Conclusion:

Findings from this study have clear implications for nursing faculty who desire to try active learning strategies in the classroom and are ideally suited to those teaching evidence based practice courses. The cost-effective active learning techniques used in this course were designed to help students to become savvy consumers of research, while improving student engagement and satisfaction. Skills learned in this course may be transferred into subsequent courses (e.g. Leadership & Management), serving as a foundation for higher level coursework. Posters can be presented at upcoming university Undergraduate Research Event, showcasing what nursing students are learning. Students found the projects meaningful, interesting, and of importance for their future role as professional nurses and meeting graduate-level expectations. Using Twitter, the publicly available FAERS dataset (which also includes international event reporting), and working in group projects was a popular way to reinforce knowledge needed by nurses around the world (e.g., teamwork, delegation, basic data analysis, awareness of consumer issues, time management, awareness of adverse events, including off-label use of drugs).

Keywords:
Active Learning Strategies; Grasha-Riechmann Student Learning Style Scale; Twitter
Repository Posting Date:
21-Jun-2017
Date of Publication:
21-Jun-2017
Other Identifiers:
INRC17Q16
Conference Date:
2017
Conference Name:
28th International Nursing Research Congress
Conference Host:
Sigma Theta Tau International
Conference Location:
Dublin, Ireland
Description:
Event Theme: Influencing Global Health Through the Advancement of Nursing Scholarship

Full metadata record

DC FieldValue Language
dc.language.isoen_USen
dc.type.categoryFull-texten
dc.formatText-based Documenten
dc.typePresentationen
dc.evidence.levelN/Aen
dc.research.approachN/Aen
dc.titleActive Learning Strategies for Course Enhancement: Monitoring Adverse Event Reporting in Twitteren_US
dc.title.alternativeTechnology and Learning Strategiesen
dc.contributor.authorThorlton, Janeten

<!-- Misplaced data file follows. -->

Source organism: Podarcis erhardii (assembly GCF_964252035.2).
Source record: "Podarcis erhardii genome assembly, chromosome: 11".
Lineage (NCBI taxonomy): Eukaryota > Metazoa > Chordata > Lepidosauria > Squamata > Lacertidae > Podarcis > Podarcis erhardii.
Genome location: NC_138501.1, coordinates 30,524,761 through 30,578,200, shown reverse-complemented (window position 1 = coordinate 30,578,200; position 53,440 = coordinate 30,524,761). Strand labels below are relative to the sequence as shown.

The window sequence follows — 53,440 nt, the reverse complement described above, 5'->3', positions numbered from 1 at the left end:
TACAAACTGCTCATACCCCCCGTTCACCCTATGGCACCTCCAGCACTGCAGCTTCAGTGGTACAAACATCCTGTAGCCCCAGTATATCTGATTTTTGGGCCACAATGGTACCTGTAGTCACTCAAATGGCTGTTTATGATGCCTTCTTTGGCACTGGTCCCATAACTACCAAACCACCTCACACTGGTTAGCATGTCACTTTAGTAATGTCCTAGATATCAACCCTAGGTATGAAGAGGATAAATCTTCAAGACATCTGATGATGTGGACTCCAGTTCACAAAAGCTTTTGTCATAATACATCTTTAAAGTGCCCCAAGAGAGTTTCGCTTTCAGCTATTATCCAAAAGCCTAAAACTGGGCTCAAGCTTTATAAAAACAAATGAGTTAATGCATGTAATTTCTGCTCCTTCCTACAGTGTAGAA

dc.contributor.departmentAlpha Lambdaen
dc.author.detailsJanet Thorlton, PhD, MS, RN, Professional Experience: 2010-Present—Assistant Professor, Purdue University School of Nursing, West Lafayette, IN 2006-2010—Instructor, Lakeview College of Nursing, Danville, IL 2002-2009—Teaching/Research Assistant, University of Illinois College of Nursing, Urbana, IL Project Director for Dept. of Health & Human Services Comprehensive Geriatric Education Grant. Analyzed, disseminated program data and information to healthcare agencies in Illinois (2004-2005). Director of Assessment: Responsible for planning, budgeting, and coordination of college-wide assessment program for 300 students. Analyzed data related to student learning outcomes and assessment measures using SPSS and Excel. Prepared, presented findings to College Board of Directors, Faculty, Staff (2006-2010). Post-Master’s Teaching Certificate: University of Illinois, Chicago (2004). Instruction Matters: Purdue Academic Course Transformation (IMPACT) Faculty Fellow, 2012. Numerous teaching awards and presentations at scientific meetings. Dissertation topic: Adolescent performance enhancing substance use: Secondary analysis of 2007 Youth Risk Behavior Survey data. Author: Adolescent performance enhancing substance use: Regional differences across the USA. Author Summary: Dr. Thorlton is a Clinical Associate Professor at Purdue School of Nursing, where she teaches undergraduate Foundations of Research and Evidence Based Practice, and graduate level Health Policy.en
dc.identifier.urihttp://hdl.handle.net/10755/621560-